“She’ll be ready on day one,” Davis said. “She’s done so much work with other cities and she’s excited to look for best practices from other cities and bring them here.”

Rhodes-Conway prioritizes housing, climate change, transportation and the city’s racial disparities as top challenges that she would address if elected.

Throughout her campaign, she has said she would expand the Affordable Housing Fund to maintain existing housing and buy land for development, improve stormwater management and implement Bus Rapid Transit. Rhodes-Conway has also suggested hiring elders from communities of color to address school safety and would like climate change efforts to be led by heads of city departments.

Cheeks, Shukla built support, but not enough

Cheeks, 34, is the current alder for District 10 and the executive director of business development at MIOsoft, a Madison-based data quality software company. During his three terms as alder, Cheeks has worked to bring a new park, complete with a full-sized basketball court and Wi-Fi access, to the Allied Drive neighborhood. He also spearheaded research into college savings accounts for children in Madison.

On Tuesday, Cheeks’ supporters gathered at Hawk’s on State Street, nibbling appetizers as they watched results on TV. Cheeks arrived to cheers around 9 p.m., when it was clear he had come in third place. He made his way throughout the bar, hugging and shaking hands at every table.

As he began his speech, he congratulated Soglin and Rhodes-Conway on their wins.

“I am more encouraged than ever because of how many of you were willing to work this hard for the future of our city,” Cheeks said as he thanked his wife, his campaign staff and his supporters. “At the heart of this campaign was hope, and you never lost it, and I never lost it because of you. In a moment in time where politics is wildly divisive, where politics is pop culture and it’s ugly and it’s frustrating, this campaign and Madison … showed that we still believe that we can be a part of the solution together.”

Urging his supporters to stay engaged and hopeful, Cheeks pledged to continue to do his part to drive a conversation about how to make Madison a place of “shared prosperity” and “shared hope.”

Cheeks, along with District 20 Ald. Matt Phair, was vocal on the issue of gun violence in Madison. They began calling for a coordinated response to curbing violence in 2016.

During his campaign, Cheeks has said he would implement a position in the mayor’s office to work on environmental issues, double the city’s affordable housing fund, create a mental health crisis center and prioritize internships and mentorships through a cradle to career program.

Former Madison alder Mark Clear, who has frequently clashed with Soglin, said he thinks Cheeks should support Rhodes-Conway going forward. In a brief conversation after his speech, Cheeks said he had not yet thought about whether he would endorse a candidate in the general election.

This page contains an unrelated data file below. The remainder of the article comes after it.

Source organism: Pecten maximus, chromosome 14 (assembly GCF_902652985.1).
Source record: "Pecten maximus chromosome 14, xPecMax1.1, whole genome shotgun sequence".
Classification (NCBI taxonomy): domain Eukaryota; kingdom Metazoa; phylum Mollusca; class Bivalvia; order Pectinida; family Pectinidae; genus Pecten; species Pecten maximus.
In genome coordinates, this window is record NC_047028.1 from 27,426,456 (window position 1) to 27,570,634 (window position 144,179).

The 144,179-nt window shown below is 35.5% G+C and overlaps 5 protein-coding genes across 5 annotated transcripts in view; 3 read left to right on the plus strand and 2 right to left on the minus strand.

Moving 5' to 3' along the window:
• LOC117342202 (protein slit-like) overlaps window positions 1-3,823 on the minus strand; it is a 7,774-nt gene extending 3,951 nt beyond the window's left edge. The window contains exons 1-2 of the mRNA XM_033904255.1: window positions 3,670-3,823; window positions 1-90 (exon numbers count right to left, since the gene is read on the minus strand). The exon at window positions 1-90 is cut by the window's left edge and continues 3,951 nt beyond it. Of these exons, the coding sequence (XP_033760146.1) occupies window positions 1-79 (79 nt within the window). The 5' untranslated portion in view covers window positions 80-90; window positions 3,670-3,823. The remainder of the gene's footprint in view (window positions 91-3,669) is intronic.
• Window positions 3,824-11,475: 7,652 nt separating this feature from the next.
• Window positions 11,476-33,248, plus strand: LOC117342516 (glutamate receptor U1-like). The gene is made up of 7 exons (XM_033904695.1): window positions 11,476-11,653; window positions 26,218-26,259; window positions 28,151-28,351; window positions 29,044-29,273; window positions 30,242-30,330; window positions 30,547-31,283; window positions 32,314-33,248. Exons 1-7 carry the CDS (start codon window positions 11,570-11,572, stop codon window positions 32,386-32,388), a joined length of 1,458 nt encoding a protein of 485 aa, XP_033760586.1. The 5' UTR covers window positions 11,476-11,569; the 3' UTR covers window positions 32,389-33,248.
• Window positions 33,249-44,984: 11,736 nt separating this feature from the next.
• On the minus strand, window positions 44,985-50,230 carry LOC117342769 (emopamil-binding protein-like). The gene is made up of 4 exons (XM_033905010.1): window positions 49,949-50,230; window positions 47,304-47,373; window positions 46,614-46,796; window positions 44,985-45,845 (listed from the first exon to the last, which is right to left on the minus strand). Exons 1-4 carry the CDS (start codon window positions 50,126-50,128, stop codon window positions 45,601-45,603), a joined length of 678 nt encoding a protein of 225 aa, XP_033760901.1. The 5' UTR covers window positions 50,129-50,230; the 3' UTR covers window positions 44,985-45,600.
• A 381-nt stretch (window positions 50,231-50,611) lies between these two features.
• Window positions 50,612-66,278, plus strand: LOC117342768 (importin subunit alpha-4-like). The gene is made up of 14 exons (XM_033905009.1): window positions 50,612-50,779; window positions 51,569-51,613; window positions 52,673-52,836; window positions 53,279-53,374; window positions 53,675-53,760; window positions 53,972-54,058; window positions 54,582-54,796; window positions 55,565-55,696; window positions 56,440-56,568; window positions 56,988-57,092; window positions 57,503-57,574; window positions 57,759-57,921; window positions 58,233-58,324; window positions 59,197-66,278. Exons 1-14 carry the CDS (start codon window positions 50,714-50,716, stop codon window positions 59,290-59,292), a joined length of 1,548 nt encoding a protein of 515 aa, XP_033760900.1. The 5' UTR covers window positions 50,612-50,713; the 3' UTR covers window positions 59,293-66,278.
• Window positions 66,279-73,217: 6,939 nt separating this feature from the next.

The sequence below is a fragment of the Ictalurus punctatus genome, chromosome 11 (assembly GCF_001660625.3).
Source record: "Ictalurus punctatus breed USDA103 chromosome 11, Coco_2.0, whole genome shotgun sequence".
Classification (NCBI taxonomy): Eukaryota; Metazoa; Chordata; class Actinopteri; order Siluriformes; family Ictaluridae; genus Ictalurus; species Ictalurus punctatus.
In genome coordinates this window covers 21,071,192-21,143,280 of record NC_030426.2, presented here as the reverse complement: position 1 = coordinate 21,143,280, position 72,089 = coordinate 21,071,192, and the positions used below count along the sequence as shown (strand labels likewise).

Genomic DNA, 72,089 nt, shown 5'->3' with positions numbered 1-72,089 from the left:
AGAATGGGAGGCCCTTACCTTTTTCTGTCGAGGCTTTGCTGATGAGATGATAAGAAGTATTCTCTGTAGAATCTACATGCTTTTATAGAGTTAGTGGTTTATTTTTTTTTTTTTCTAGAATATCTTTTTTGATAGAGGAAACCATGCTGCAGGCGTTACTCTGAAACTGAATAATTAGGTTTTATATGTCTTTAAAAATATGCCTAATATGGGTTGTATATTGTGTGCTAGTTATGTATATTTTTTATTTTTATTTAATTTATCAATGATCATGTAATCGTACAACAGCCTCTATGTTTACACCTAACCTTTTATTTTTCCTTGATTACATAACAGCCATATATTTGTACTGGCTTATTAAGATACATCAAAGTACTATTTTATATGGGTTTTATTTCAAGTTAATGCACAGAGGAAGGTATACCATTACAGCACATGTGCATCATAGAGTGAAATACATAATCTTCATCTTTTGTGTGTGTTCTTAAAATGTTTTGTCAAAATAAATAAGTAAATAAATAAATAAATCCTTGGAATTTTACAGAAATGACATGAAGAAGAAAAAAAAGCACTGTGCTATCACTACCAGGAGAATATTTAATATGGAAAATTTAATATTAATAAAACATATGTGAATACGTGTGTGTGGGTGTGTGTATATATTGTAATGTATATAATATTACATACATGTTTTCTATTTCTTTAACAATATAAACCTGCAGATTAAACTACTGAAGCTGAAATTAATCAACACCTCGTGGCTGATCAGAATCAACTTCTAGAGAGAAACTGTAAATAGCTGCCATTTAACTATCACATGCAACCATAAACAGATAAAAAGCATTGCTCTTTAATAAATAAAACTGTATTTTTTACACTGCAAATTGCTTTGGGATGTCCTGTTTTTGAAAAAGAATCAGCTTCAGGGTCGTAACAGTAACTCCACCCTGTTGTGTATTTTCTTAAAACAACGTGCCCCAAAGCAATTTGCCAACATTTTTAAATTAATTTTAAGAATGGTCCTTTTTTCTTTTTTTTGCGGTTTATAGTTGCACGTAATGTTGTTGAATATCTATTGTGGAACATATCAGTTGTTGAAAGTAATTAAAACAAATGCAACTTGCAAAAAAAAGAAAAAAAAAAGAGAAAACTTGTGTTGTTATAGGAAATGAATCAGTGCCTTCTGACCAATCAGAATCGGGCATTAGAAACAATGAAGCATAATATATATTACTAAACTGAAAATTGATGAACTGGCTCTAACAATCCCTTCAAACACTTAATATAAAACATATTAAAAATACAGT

Clear said he had expected Cheeks and Rhodes-Conway to emerge from the primary, and was disappointed Cheeks hadn’t fared better.

Still, Clear said, the primary results should put Soglin on edge.

“As an incumbent at less than 30 percent, the mayor should be very concerned,” Clear said.

Shukla, 42, is the executive director of the River Alliance of Wisconsin and the chair of the Sustainable Madison Committee, which recommended a plan to reach 100 percent renewable energy and net zero carbon use by 2030.

His watch party at the Roman Candle Pizza on Monroe Street started out energized and festive, but the crowd grew quieter the results became clear.

“It looks like it’s not our night tonight,” Shukla said to an attendee before making his concession speech.

Attendees in the crowd said that they supported Shukla because he brought something new to the table. So when it became clear that the general election would be between Soglin and Rhodes-Conway, they expressed support for Rhodes-Conway.

“I just called Satya Rhodes-Conway to congratulate her on her night tonight, this city clearly wants a change,” Shukla told the crowd. “I wish her well on the campaign ahead.”

Shukla thanked the crowd for having the “courage to believe that we could do things bigger than we ever thought possible.”

“And we are going to need it,” he said. “Climate change isn’t going to go away … inequities across this community are still persistent. We will need every one of you to get involved in our democracy, to stay involved in our democracy.”

A self-described environmentalist, Shukla’s Green Growth agenda envisions a growing community that respects responsibilities to the environment and honors commitments to social, racial and economic equity.

Shukla specifically said he would move toward fare-free transit, implement bus rapid transit, offer expedited permitting for buildings that meet environmental standards and spearhead a city-wide early childhood care program. He also said the city could looking in zoning reform and the possibility of eliminating single-family home zoning.

While offering comedic relief at some candidate forums, Hart also called out racism in Madison and suggested changes to how the Madison Police Department operates.

Toriana Pettaway, 48, works for the city as the racial equity coordinator. She ran as a write-in candidate after falling short of the state-mandated 200 signatures needed to get on the ballot by one.

At the close of polls Tuesday, 346 voters, 0.9 percent, wrote in a candidate for Madison mayor, but as of Wednesday morning it was undetermined how many of those votes went to Pettaway.

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Jessie Opoien is the Capital Times' opinion editor. She joined the Cap Times in 2013, covering state government and politics for the bulk of her time as a reporter. She has also covered music, culture and education in Madison and Oshkosh.

Jason Joyce has lived in Madison for over 30 years, starting as a student at UW-Madison. After working at Isthmus for 15 years, where he oversaw digital operations and wrote a sports column, he took over as news editor at The Capital Times in 2013.